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One hundred and three athletes participated in a motor task that was ostensibly designed to detect their physical ability (high ego-threatening condition) or provide pretesting data for an upcoming study (low ego-threatening condition) and were then given the opportunity to claim handicaps that could impair their performance on this task. Extending previous findings that high self-handicappers (i.e., athletes who scored high on the self-handicapping scale) and low self-esteem athletes engage in claimed self-handicapping in high ego-threatening conditions, the results reveal that they may also engage in this strategy in low ego-threatening conditions. In the low ego-threatening condition, athletes’ self-esteem and self-handicapping tendency explained together 33% of the handicaps they claimed.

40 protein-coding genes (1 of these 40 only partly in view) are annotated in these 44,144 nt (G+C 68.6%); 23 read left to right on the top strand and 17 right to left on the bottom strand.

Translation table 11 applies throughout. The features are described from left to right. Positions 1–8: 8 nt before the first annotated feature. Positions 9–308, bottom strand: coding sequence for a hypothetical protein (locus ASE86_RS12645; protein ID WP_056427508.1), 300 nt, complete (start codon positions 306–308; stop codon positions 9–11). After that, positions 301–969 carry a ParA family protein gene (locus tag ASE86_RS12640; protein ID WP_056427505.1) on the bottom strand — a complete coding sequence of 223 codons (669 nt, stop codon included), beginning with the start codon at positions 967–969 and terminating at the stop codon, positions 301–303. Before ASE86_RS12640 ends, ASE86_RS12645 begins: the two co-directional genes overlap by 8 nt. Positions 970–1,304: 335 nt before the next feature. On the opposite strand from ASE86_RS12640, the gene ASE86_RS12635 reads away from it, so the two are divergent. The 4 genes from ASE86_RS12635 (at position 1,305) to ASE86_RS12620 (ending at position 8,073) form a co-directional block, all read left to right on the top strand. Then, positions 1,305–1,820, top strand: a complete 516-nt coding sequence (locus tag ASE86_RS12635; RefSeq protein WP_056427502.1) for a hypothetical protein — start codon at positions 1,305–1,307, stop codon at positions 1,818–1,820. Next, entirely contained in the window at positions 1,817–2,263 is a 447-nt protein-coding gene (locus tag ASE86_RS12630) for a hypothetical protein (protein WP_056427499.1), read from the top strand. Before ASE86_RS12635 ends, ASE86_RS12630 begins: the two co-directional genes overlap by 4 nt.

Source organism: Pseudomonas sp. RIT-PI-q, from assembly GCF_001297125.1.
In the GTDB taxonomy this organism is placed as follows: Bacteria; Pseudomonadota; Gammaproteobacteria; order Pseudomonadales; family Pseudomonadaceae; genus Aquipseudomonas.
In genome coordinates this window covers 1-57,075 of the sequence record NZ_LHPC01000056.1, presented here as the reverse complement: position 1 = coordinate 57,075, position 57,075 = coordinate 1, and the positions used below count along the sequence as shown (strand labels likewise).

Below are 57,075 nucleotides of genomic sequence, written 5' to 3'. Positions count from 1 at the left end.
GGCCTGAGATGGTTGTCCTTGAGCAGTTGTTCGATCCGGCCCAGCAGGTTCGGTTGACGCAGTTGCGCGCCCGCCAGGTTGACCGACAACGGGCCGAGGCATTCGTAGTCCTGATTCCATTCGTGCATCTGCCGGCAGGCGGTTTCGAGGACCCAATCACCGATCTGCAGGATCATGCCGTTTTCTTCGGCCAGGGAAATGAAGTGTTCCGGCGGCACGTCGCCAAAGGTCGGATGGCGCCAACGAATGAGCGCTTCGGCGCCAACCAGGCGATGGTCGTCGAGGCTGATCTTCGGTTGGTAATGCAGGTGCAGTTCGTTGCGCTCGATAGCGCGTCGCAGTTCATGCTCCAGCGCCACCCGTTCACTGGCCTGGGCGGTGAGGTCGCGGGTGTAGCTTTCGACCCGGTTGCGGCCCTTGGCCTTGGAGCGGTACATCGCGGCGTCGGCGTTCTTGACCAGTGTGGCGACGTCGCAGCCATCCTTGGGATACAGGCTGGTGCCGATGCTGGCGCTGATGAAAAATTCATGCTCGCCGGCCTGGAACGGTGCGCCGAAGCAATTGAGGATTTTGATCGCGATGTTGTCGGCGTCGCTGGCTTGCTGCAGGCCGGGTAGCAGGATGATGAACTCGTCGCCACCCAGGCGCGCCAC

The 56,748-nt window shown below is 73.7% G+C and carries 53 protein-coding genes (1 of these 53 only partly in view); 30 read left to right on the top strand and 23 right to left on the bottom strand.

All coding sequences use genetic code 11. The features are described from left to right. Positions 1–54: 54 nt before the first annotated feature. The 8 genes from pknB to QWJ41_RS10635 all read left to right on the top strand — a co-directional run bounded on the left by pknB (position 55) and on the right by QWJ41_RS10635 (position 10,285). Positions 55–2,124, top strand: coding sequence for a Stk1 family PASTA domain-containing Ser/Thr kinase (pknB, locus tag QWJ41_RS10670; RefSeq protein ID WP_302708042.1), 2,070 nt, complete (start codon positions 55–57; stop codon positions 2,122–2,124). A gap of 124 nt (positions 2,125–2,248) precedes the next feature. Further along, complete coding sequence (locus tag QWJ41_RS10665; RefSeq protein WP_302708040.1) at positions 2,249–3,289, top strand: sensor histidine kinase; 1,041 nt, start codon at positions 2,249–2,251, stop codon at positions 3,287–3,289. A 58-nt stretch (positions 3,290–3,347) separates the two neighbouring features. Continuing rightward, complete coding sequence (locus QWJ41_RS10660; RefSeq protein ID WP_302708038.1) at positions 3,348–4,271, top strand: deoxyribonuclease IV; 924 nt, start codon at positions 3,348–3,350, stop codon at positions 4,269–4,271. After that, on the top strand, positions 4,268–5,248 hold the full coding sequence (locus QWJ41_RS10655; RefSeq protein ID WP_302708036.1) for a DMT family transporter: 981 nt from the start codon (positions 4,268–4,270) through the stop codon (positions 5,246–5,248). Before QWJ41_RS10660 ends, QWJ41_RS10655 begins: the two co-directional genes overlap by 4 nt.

Finez and Berjot are with the Laboratory of Applied Psychology, University of Reims Champagne Ardennes, Reims, France. Rosnet is with INSEP, French National Institute of Sport, Paris, France. Cleveland is with the Dept. of Psychology, Westmont College, Santa Barbara, CA.